Why Telemundo Says Its World Cup Ad Revenue Will Surpass Fox’s, Despite Lower Ratings

NBCUniversal is on track to rake in $225 million

Telemundo simulcast a few World Cup games, including the Croatia-England semifinal, on NBCSN. Source: Getty Images
Headshot of Jason Lynch

Telemundo is in the home stretch of its inaugural men’s FIFA World Cup tournament—France and Croatia will meet in Sunday’s final match, after Saturday’s third-place playoff between England and Belgium—and like its English-language counterpart, Fox Sports, the company says the event will be an ad revenue success, even though ratings are down from 2014.

While Telemundo’s ratings for its Spanish-language World Cup coverage are below Fox and FS1’s, Telemundo will take in more overall ad revenue from the tournament, echoing 2014, when Univision’s haul for the World Cup was greater than that of ABC and ESPN’s.

All told, Telemundo expects to rake in around $225 million in World Cup ad revenue throughout the monthlong tournament, which surpassed its initial goals, said Laura Molen, evp, lifestyle and Hispanic advertising sales group, NBCUniversal.

That number could approach $300 million when factoring in revenue from Telemundo’s local stations.

Telemundo has beaten Univision’s 2014 World Cup ad revenue total—$177 million, according to Standard Media Index, compared to $111.6 million for ESPN and ABC— and is “confident” it will also beat Fox Sports’ tally this year, Molen said. “The World Cup broke records for Telemundofrom a revenue perspective.”

(While Kantar Media had considerably higher ad revenue estimates for the 2014 tournament— putting Univision Networks at $336 million and ABC/ESPN at $187 million—sources said the Standard Media Index estimates are more in line with that year’s performance.)

Those financial wins came even as ratings were down sharply, as much as 40 percent, from Univision’s 2014 World Cup telecast. That tournament, which took place in Brazil, was more time zone-friendly than 2018’s Russia locale, and the U.S. team was eliminated from contention last October. Both of those factors also dented Fox Sports’ ratings versus ESPN and ABC’s in 2014.

But even with ratings below those of Fox Sports, Telemundo came out on top in ad revenue due to its passionate, targeted audience, Molen said.

“Our audience is very passionate about soccer,” Molen said. Hispanics represent 18 percent of the U.S. population, she added, and Telemundo’s World Cup viewership has attracted 40 percent of that group, on average.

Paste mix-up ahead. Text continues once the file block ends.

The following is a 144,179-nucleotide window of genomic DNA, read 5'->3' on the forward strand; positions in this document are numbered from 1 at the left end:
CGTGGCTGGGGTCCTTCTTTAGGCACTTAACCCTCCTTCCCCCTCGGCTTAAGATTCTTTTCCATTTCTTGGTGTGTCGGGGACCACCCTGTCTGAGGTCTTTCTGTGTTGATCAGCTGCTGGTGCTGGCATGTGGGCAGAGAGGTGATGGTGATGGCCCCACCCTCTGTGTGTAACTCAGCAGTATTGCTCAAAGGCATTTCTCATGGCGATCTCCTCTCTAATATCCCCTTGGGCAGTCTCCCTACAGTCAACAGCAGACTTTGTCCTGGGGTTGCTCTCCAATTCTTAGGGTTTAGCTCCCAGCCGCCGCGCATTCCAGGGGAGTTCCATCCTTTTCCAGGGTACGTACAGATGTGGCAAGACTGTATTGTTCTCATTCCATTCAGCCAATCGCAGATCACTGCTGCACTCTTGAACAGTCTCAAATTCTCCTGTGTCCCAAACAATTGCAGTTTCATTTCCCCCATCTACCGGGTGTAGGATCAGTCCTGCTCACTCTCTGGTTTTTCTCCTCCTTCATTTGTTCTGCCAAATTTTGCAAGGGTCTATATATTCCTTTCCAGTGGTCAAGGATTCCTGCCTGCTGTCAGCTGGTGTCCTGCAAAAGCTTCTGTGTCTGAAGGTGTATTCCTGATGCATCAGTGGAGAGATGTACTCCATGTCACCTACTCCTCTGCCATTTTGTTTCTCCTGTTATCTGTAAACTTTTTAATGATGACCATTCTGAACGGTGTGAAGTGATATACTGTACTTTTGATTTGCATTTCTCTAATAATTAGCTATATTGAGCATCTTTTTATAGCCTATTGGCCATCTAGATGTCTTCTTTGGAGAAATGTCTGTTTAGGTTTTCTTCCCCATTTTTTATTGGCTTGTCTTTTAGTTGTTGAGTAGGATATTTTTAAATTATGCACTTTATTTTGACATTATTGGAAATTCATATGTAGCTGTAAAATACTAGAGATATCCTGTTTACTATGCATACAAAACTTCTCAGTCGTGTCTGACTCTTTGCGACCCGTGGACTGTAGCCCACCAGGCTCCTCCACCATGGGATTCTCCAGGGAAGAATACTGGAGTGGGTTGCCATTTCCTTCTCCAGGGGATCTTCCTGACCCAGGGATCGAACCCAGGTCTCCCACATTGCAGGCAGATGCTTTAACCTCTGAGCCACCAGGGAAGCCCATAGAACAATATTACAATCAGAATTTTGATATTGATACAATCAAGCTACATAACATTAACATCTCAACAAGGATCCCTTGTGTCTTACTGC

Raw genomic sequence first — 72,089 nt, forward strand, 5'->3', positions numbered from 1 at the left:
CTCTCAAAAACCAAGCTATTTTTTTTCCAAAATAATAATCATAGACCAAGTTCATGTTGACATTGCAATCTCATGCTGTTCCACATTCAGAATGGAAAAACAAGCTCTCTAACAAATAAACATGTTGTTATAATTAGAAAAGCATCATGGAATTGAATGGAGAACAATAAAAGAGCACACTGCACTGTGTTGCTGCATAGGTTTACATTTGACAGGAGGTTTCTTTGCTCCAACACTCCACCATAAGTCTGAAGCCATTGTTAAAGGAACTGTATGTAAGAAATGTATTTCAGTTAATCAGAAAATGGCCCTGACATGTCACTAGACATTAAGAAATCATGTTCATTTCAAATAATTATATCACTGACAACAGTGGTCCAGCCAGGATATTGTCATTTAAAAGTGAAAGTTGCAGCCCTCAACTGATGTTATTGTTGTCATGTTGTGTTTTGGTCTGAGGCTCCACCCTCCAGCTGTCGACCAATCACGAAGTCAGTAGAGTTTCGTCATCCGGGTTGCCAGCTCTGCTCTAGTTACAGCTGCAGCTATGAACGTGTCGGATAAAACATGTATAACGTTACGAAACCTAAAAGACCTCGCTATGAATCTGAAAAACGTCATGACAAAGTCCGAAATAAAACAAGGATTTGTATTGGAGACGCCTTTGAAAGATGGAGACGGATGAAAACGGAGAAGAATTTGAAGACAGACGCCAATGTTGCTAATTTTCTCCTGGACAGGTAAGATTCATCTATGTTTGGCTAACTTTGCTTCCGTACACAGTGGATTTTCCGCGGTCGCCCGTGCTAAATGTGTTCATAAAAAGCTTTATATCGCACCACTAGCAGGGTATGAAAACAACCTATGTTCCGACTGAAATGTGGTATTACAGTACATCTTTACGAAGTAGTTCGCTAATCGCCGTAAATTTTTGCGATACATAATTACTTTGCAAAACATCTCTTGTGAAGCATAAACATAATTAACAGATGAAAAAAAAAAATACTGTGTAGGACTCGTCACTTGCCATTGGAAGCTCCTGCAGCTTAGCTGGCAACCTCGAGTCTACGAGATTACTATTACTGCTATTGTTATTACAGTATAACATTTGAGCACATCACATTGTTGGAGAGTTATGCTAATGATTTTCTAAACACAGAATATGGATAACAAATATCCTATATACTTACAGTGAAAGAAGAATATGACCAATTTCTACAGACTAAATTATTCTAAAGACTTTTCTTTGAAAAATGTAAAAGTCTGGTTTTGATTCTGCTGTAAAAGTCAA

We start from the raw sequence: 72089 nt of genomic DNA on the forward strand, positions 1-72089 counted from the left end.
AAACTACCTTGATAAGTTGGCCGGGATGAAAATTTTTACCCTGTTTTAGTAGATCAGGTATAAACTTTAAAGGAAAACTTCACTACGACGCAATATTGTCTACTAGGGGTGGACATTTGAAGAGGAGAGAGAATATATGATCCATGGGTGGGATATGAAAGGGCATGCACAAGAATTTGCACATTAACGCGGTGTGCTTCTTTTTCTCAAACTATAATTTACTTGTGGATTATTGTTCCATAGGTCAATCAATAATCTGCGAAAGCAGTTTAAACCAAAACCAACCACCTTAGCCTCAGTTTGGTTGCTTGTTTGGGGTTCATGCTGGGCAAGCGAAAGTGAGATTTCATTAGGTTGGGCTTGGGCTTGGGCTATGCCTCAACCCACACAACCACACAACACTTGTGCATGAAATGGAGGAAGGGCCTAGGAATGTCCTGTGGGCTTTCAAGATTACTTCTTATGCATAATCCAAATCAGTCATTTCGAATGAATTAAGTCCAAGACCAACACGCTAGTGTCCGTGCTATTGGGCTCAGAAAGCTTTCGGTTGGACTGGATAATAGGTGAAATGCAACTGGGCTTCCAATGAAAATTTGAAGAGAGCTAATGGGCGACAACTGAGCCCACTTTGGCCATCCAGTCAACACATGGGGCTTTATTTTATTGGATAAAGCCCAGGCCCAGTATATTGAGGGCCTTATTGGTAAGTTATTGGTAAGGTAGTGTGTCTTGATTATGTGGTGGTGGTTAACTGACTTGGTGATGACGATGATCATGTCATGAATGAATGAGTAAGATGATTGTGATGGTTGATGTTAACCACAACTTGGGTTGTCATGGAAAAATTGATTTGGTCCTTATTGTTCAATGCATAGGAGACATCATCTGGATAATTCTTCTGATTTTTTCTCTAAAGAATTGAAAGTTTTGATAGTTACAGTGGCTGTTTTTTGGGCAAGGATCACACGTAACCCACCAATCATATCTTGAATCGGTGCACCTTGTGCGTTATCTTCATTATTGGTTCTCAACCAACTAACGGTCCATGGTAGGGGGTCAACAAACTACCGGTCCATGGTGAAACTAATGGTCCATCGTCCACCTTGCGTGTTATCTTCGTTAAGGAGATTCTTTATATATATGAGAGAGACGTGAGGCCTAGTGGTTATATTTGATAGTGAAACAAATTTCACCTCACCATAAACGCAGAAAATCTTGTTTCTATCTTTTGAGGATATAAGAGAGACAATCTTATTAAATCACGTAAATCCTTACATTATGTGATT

“For the Hispanic audience, the World Cup is our Super Bowl, World Series and Olympics in 32 days,” Molen said. “Marketers also recognize the passion of this audience translates to their brands. It’s a very engaged audience, and they are also young and bilingual, and almost 20 percent doesn’t even speak Spanish.”

Add in the 60-40 split between women and men, and higher family co-viewing numbers than the Winter Olympics, “and it makes it a very desirable event for marketers,” she continued.

Coca-Cola was the presenting sponsor of the Telemundo Deportes postgame show for all 64 World Cup matches as well as the in-game match clocks. Sprint served as the official halftime sponsor of all 64, and Volkswagen was the presenting sponsor of the network’s nightly World Cup prime-time show.

The tournament also drew strong interest from theatrical, e-retailers and technology categories, Molen said. And Its robust streaming numbers—the World Cup is on pace to break Telemundo Deportes’ streaming records 2.2 billion minutes for the Winter Olympics—attracted attention from some brands that don’t traditionally advertise on U.S. Spanish-language networks like eBay, Pizza Hut and Nintendo.

Meanwhile, Molen isn’t done selling. She has “a couple of spots” remaining for Sunday’s finale. “It’s been beneficial for us to hold back a couple” during each round of the tournament, she said.

NBCU worked to broaden the World Cup audience by simulcasting a few Telemundo games on its NBCSN sports network, including both semifinal matches this week, as well as Brazil-Switzerland on June 17 and England-Belgium on June 28.

“We want to get it out everywhere we possibly can,” Molen said. Telemundo’s research finds that 20 percent of its audience is comprised of non-Hispanic viewers. Mark Lazarus, who oversees the NBC Sports Group, “has been really supportive on maximizing our revenue goals and our audience by including NBC Sports Network.”

During the tournament, it’s not surprise that games in which Mexico played were the standouts. The June 23 Mexico-South Korea match averaged 7.2 million viewers on NBCU’s Total Audience Delivery metric (which combines linear and digital numbers; the linear rating was 6.6 million) and June 17’s Mexico-Germany game averaged 7.4 million (6.6 million on TV).

And some of those viewers are staying around to watch non-World Cup programming.

Molen said 29 percent of Telemundo’s prime-time viewers during the tournament had not watched the network in prime time during the past month.

“They’re coming there because of the World Cup,” which has been heavily promoting the network’s slate, Molen said. “That is so exciting as we head into the fall season.”

Telemundo has a lot on the line during the tournament—it reportedly paid about $1 billion for Spanish-language men’s and women’s World Cup rights between 2015 and 2026, approximately $100 million more than Fox Sports paid for U.S. language rights in the same time frame.

Earlier this week, Fox Sports said its World Cup has also been an ad revenue success, even with lower ratings than the 2014 tournament, and that it expected to surpass ESPN and ABC’s haul from 2014.

@jasonlynch jason.lynch@adweek.com Jason Lynch is TV Editor at Adweek, overseeing trends, technology, personalities and programming across broadcast, cable and streaming video.